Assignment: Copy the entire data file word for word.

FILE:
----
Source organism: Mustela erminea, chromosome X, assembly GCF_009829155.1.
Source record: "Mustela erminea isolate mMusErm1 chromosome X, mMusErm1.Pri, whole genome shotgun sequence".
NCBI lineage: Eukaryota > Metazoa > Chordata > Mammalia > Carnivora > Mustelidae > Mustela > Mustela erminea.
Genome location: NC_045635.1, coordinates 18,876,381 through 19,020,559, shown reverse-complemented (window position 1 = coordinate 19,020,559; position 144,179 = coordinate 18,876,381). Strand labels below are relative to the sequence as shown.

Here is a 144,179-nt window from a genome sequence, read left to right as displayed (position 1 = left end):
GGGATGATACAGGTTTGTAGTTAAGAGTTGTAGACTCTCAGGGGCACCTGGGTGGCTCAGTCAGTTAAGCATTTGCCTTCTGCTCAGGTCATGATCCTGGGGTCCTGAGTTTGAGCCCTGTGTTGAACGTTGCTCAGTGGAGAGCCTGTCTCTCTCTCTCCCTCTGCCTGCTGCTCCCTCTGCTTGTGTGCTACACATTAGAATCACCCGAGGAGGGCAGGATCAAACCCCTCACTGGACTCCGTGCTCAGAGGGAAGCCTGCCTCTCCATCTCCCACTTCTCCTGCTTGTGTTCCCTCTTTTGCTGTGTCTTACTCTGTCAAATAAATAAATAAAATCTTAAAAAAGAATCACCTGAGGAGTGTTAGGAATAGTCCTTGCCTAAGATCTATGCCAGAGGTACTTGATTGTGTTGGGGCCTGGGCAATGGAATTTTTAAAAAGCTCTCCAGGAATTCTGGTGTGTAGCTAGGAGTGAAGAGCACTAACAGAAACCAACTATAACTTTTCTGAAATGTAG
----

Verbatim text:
Source organism: Mustela erminea, chromosome X, assembly GCF_009829155.1.
Source record: "Mustela erminea isolate mMusErm1 chromosome X, mMusErm1.Pri, whole genome shotgun sequence".
NCBI lineage: Eukaryota > Metazoa > Chordata > Mammalia > Carnivora > Mustelidae > Mustela > Mustela erminea.
Genome location: NC_045635.1, coordinates 18,876,381 through 19,020,559, shown reverse-complemented (window position 1 = coordinate 19,020,559; position 144,179 = coordinate 18,876,381). Strand labels below are relative to the sequence as shown.

Here is a 144,179-nt window from a genome sequence, read left to right as displayed (position 1 = left end):
GGGATGATACAGGTTTGTAGTTAAGAGTTGTAGACTCTCAGGGGCACCTGGGTGGCTCAGTCAGTTAAGCATTTGCCTTCTGCTCAGGTCATGATCCTGGGGTCCTGAGTTTGAGCCCTGTGTTGAACGTTGCTCAGTGGAGAGCCTGTCTCTCTCTCTCCCTCTGCCTGCTGCTCCCTCTGCTTGTGTGCTACACATTAGAATCACCCGAGGAGGGCAGGATCAAACCCCTCACTGGACTCCGTGCTCAGAGGGAAGCCTGCCTCTCCATCTCCCACTTCTCCTGCTTGTGTTCCCTCTTTTGCTGTGTCTTACTCTGTCAAATAAATAAATAAAATCTTAAAAAAGAATCACCTGAGGAGTGTTAGGAATAGTCCTTGCCTAAGATCTATGCCAGAGGTACTTGATTGTGTTGGGGCCTGGGCAATGGAATTTTTAAAAAGCTCTCCAGGAATTCTGGTGTGTAGCTAGGAGTGAAGAGCACTAACAGAAACCAACTATAACTTTTCTGAAATGTAG